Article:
Dog harnesses for cars may not be as safe as you think

Study finds many vehicle pet restraints are inadequate in crash tests

Published: October 07, 2013 04:15 PM

Despite good intentions, many owners who are buckling up their dogs may not be using a harness that will keep the animals or passengers safe. Serious flaws were found with many popular car pet restraints in a new study by the Center for Pet Safety (CPS) and Subaru. Only one pet restraint, the Sleepypod Clickit Utility Harness, was able to offer adequate protection to the dog and the passengers of the vehicle, earning it a top score for crash protection.

More than 43 million households own a dog, according to the American Veterinary Medical Association (AVMA), and most pooches need to be transported in vehicles, whether for a trip to the vet or a family vacation. To understand the safety that restraints can provide in an accident, the CPS looked at systems that manufacturers claimed were tested, crash tested, or have crash protection, and they designed the test based on FMVSS 213 standard, which is the procedure currently used to certify child safety seats..  

The CPS purchased a variety of harnesses and the testing occurred in two phases. Each harness was first subjected to a preliminary strength test and if the harness remained intact during the strength test, it would continue on to the crash test portion of the evaluation. Of the 11 harnesses that claim crash protection, only seven passed the initial strength portion of the test and therefore qualified for the crash test evaluation. The systems were tested using specially designed crash test dummy dogs in three sizes: a 25 lb. Terrier mix, a 45 lb. Border Collie, and a 75 lb. Golden Retriever. The organization will use the data to help develop standards for performance and test protocols of restraint systems, since there are currently no such industry guidelines.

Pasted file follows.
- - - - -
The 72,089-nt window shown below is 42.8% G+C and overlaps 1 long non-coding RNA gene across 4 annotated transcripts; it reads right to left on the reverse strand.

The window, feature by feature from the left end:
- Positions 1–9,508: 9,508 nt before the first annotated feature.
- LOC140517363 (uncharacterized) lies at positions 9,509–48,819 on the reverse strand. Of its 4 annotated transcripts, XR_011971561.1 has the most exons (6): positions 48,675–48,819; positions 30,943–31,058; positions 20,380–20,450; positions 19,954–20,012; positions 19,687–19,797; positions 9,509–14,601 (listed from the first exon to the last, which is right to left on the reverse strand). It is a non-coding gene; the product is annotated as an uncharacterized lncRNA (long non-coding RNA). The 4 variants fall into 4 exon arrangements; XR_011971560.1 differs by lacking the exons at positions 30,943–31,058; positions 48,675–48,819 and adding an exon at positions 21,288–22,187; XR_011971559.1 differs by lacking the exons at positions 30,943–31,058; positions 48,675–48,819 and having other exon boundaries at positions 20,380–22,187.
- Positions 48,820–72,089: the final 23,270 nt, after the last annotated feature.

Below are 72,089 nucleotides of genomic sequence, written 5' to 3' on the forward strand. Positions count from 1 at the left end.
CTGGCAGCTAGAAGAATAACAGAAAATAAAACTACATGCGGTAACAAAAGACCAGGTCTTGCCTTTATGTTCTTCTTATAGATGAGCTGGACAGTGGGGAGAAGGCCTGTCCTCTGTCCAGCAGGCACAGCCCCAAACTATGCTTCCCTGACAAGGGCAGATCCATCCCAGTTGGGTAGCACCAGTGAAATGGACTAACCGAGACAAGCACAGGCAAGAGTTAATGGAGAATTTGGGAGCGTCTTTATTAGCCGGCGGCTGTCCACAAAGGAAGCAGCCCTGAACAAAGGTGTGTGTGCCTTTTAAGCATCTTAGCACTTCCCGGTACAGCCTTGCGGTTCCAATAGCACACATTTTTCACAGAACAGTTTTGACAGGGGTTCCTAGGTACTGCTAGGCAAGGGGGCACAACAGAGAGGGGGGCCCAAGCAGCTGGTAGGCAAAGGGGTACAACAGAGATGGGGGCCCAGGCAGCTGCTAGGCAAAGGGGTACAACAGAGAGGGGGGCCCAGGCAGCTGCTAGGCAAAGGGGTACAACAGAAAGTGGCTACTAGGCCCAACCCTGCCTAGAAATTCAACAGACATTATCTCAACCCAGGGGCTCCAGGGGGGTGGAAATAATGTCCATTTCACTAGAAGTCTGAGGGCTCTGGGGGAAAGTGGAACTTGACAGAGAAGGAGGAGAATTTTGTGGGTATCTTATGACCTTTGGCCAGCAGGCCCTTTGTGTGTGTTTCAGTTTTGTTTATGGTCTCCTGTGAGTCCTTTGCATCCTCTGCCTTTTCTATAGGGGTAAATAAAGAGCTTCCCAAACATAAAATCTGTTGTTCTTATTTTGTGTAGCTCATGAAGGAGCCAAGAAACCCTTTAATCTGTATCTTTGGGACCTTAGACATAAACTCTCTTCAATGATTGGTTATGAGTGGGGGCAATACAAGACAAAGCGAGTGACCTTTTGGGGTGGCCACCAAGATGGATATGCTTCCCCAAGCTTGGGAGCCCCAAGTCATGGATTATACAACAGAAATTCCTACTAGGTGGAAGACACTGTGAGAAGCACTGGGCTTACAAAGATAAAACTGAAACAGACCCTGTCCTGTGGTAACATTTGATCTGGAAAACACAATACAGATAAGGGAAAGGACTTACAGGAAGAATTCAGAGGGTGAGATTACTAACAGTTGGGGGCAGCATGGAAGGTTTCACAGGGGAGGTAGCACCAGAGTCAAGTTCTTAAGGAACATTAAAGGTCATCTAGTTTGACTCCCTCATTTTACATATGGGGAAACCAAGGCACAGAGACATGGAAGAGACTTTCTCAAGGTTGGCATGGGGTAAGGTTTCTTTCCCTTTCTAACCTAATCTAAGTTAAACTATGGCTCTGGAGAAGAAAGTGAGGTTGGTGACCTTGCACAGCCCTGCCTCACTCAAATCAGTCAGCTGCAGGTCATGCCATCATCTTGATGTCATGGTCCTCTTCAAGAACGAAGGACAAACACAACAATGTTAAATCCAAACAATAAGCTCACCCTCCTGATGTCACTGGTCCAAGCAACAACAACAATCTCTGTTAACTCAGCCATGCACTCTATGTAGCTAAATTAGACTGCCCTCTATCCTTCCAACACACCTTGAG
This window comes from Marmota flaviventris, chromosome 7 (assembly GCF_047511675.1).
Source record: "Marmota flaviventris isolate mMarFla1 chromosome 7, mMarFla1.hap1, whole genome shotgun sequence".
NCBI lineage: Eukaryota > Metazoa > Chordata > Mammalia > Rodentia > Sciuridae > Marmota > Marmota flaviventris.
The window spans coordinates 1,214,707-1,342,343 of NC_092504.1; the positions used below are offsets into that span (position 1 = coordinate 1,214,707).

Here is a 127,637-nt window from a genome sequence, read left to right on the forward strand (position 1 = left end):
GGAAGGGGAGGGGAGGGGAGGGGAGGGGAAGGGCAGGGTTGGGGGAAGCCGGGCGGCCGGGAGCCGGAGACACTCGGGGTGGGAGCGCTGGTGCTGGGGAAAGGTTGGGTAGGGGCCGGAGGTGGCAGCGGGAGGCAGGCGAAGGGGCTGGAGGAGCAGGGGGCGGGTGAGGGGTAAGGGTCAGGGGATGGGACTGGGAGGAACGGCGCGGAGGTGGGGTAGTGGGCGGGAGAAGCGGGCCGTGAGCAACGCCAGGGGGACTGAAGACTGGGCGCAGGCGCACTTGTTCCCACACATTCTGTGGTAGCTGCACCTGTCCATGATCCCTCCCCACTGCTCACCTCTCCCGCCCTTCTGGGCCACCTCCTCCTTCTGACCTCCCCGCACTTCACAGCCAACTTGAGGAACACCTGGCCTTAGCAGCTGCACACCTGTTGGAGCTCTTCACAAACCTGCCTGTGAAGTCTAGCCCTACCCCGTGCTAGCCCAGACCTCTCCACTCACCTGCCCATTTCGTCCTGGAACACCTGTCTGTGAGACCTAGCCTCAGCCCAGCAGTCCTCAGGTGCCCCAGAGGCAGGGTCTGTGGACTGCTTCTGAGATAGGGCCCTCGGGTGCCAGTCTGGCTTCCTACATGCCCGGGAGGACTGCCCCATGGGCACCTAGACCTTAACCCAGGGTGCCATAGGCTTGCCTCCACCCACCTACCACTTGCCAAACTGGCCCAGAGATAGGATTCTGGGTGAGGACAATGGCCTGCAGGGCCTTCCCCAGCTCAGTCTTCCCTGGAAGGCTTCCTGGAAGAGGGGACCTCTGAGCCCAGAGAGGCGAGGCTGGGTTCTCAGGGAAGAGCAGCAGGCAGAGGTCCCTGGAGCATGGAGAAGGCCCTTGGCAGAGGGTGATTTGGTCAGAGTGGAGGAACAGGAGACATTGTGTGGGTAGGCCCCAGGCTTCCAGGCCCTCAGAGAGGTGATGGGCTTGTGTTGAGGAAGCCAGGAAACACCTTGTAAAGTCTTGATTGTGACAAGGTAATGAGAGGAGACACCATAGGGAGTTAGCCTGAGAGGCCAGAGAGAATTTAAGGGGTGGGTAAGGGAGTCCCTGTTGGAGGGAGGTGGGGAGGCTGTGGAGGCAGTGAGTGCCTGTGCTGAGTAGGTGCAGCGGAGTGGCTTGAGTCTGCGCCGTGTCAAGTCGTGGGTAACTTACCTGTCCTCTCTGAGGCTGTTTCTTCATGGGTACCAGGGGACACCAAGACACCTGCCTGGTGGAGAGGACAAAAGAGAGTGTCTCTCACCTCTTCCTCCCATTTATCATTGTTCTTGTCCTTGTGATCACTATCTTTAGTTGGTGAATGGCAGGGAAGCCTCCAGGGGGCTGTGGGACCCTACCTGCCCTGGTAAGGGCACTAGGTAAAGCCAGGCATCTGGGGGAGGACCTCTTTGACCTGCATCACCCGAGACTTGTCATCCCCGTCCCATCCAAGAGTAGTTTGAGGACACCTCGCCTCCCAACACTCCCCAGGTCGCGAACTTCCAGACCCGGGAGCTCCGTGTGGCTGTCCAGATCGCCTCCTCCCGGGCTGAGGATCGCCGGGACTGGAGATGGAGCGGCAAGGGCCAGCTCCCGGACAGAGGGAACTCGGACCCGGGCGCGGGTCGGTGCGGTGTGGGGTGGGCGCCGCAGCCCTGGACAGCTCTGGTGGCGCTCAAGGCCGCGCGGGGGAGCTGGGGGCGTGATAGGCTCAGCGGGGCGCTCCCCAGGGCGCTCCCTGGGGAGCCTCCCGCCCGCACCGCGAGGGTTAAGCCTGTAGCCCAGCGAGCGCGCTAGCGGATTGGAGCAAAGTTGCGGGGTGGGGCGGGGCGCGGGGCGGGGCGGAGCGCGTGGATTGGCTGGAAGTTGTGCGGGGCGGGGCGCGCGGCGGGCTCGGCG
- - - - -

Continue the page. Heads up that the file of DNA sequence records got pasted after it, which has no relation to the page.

The Sleepypod Clickit Utility was the top performer because the dog remained restrained during every test and was deemed to offer protection to not only the pet, but to all passengers.

How do you transport your pet? Share your story in our new forum discussion.

The other harnesses that were crash tested—Klein Metal AllSafe, Cover Craft RuffRider Roadie, RC Pet Canine Friendly Crash Tested, Bergan Dog Auto Harness, Kurgo Tru-Fit Enhanced Strength, and IMMI PetBuckle—did not have optimal performance in the tests. Some of the harnesses allowed the dog to launch off of the seat or did not control the rotation of the dog. The worst products were labeled catastrophic failures, as they allowed the test dog to become a full projectile or be released from the restraint. That occurred in the IMMI model in all dog sizes, Kurgo in the 25 lb. and 75 lb. size, and the Bergan model in the 75 lb. size.

If you need to transport your pet, make sure it is properly restrained so it doesn’t get hurt or possibly injure others in a crash. Further, a proper restraint will reduce the risk of the pet interfering with the driver or otherwise causing distractions with its movement.

For more tips on how to safely transport your pet, see our report on pets and car safety.

—Liza Barth


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